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Pure risk cover. it's a must

November 17, 2003 13:04 IST
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Life Insurance is bought for several reasons. Tax benefits, of course, are a key driver for taking life insurance.

Some people 'invest' in insurance, thinking that returns are attractive. Very few, however, buy insurance for the right reason, i.e. the life cover.

Let's take an example of an individual, 30-years-old. For this individual who is probably married and has kids, a big fear is the financial security of the family in his absence. The purpose of pure risk insurance is to address this need.

To underscore this point again, the purpose of pure risk insurance (what we also call Term Assurance Plans) is to address the need for financial security of dependents in case of the premature death of an individual (whose life has been insured). It is not a 'savings' product where you get your premiums back along with bonuses. And this perhaps is what makes these plans a little unpopular with many individuals.

Consider this. This individual is probably earning Rs 500,000 p.a., of which 80% is spent on household expenses. And these expenses are growing every year - due to inflation and a rise in standard of living. How much insurance would the individual need to take today to secure his family's future in his absence? For argument's sake let's take 8x his annual household expenses i.e. Rs 4 m.

How much would it cost to take a life cover of Rs 4 m? Well, that would depend on the type of policy you choose.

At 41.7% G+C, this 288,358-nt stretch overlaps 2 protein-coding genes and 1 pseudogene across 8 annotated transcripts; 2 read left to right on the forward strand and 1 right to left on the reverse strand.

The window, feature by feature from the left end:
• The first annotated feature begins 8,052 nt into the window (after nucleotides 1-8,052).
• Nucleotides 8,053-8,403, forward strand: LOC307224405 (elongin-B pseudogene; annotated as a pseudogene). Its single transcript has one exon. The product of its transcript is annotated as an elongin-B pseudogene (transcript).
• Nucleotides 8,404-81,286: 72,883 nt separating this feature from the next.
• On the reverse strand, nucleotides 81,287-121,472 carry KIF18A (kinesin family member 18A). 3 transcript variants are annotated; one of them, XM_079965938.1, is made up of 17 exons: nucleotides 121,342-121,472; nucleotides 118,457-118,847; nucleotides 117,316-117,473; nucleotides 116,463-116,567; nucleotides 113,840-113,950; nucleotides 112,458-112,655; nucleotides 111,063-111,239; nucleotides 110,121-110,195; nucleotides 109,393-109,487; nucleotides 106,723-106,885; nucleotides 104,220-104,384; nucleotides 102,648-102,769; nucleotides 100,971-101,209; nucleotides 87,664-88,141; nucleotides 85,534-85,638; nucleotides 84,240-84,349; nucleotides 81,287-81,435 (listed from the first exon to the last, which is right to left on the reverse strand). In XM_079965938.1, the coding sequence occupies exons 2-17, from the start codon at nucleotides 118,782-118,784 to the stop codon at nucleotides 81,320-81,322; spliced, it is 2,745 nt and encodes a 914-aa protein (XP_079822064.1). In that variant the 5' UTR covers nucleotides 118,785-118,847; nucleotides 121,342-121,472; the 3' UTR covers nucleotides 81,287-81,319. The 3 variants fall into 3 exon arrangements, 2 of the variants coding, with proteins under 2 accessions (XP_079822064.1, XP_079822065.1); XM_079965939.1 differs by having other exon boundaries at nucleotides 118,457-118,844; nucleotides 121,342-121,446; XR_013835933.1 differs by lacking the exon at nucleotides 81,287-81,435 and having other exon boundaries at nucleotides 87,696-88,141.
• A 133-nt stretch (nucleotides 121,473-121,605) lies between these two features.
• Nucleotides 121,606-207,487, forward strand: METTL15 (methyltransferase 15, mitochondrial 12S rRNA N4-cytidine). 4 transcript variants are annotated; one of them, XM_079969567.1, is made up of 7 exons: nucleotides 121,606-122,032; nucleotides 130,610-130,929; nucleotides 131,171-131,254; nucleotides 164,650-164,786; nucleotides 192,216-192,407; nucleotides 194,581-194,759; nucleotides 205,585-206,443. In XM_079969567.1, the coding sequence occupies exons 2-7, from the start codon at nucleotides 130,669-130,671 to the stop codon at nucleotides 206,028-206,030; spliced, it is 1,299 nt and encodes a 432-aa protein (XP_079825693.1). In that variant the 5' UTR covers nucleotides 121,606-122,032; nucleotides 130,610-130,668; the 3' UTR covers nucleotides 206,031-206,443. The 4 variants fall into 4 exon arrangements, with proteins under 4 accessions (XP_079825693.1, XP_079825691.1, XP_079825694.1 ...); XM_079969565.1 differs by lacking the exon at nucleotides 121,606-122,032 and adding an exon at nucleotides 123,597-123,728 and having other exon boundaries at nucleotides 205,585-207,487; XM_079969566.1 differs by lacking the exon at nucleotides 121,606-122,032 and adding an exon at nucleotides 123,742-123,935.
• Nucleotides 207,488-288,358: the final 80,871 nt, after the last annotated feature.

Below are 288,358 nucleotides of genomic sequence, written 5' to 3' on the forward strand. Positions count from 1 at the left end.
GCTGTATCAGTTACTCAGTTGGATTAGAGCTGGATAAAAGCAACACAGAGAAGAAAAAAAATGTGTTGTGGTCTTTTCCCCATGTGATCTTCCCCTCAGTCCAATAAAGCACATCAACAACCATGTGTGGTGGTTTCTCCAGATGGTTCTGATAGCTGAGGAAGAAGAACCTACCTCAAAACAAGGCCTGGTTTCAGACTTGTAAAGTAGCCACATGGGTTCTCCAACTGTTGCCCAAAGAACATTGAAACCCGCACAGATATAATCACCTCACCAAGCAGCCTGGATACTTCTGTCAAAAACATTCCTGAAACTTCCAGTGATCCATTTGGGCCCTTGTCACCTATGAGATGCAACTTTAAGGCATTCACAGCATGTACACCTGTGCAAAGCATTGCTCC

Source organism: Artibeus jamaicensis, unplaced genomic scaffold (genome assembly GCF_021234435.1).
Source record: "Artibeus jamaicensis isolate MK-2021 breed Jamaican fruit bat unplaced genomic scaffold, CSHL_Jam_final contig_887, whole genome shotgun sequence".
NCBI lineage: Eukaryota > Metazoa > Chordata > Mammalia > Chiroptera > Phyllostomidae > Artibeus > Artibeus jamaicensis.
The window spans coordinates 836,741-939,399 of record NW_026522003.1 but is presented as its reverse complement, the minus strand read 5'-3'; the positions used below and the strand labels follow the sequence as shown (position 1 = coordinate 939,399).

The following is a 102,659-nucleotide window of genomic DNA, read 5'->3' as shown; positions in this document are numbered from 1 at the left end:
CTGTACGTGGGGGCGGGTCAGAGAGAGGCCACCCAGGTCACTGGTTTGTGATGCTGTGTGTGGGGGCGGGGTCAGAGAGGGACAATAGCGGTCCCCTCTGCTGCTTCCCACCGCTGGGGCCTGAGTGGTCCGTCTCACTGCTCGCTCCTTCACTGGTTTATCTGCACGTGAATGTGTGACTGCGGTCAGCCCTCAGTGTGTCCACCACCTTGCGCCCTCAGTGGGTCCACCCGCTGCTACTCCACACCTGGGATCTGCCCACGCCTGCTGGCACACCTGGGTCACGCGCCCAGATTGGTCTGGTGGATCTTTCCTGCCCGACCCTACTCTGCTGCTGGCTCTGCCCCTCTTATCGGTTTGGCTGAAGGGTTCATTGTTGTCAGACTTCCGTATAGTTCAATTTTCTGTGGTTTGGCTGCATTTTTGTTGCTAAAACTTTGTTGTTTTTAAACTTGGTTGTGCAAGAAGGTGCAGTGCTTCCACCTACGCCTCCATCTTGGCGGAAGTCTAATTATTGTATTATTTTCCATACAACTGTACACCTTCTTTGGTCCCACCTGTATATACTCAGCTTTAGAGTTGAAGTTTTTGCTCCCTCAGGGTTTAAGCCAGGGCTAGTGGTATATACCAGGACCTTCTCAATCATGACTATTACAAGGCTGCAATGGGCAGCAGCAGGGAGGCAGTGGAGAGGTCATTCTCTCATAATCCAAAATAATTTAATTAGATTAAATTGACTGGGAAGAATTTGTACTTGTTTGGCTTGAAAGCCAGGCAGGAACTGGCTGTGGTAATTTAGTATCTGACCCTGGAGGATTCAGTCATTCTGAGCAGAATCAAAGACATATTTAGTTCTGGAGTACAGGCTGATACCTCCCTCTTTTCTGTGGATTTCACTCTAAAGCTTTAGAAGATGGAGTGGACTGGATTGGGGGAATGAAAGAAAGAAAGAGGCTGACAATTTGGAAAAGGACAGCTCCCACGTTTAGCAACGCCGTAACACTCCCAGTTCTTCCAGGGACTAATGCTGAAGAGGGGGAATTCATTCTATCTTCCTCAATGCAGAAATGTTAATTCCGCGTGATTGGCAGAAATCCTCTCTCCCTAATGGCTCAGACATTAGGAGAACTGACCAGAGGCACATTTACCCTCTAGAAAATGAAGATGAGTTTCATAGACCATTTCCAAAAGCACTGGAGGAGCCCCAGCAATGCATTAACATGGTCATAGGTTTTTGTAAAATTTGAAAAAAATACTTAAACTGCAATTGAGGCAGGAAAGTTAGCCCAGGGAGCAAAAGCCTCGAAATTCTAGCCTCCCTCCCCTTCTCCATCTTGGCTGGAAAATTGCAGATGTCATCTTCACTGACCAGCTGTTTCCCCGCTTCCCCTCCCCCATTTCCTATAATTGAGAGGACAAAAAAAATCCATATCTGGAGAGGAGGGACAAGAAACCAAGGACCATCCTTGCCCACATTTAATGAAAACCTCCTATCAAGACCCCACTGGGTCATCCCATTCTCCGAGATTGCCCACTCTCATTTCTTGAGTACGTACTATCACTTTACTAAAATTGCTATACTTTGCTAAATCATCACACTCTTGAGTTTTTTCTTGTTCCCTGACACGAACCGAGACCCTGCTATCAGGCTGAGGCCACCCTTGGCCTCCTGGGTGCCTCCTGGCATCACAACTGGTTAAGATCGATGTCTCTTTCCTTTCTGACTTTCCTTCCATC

Annual Premium (Rs)
Term 13,270
Endowment 118,830
Age: 30 yrs; Sum Assured: Rs 4 m; Tenure: 30 years
For HDFC Standard Life Policies

From the premium numbers it is apparent that the individual will find it very difficult to cover himself adequately by opting for an Endowment Policy (an insurance come savings product). He will have to resort to a Term Plan, where there are no maturity benefits i.e. a pure risk product (and that is why the plan is so affordable).

But, term plans are not very popular, as individuals 'want their premiums back on maturity' (if they survive the policy period). And since Endowment Plans are more expensive, individuals forgo taking adequate cover. Again, they are not being driven by the need for life cover (when the need is for Rs 4 m, what will Rs 0.4 m do!).

One point to note is that the attractiveness of Endowment Plans from the perspective of savings cum insurance product is misplaced. This is mainly due to the fact that returns from such products do not compare well with alternative investment opportunities. Despite this, individuals prefer such plans.

An interesting thing to note is that individuals willingly pay insurance premiums for their vehicles. Here too premiums are not reimbursed in case no accident/theft occurs. For some people then it would not be wrong to say that they value their vehicles more than they value their own lives!

One of the arguments against Term Policies is that if the individual survives it amounts to a loss - to the extent the premiums have been paid. And then they go on to calculate this cost. In our case 13,270 * 30 yrs = Rs 398,100. But is the right way to look at it?

The cost actually is much lower than the calculated amount. The reason is that with time the value of the Rupee erodes with inflation and therefore, Rs 13,270 paid 30 years from now is not equal in value to Rs 13,270 paid today. So what is the present value of the premium we pay in the 30th year? Assuming an inflation rate of 5%, it would be about Rs 3,070!

Now the next logical step is to calculate the present value of all the premiums the individual will pay. Without getting into the mathematical calculations, it amounts to about Rs 214,000.

Is Rs 214,000 too expensive to cover your life for Rs 4 m over 30 years?

You may think it is. But factor in benefits of this Rs 4 m that will accrue to your family in your absence and the scenario changes completely.

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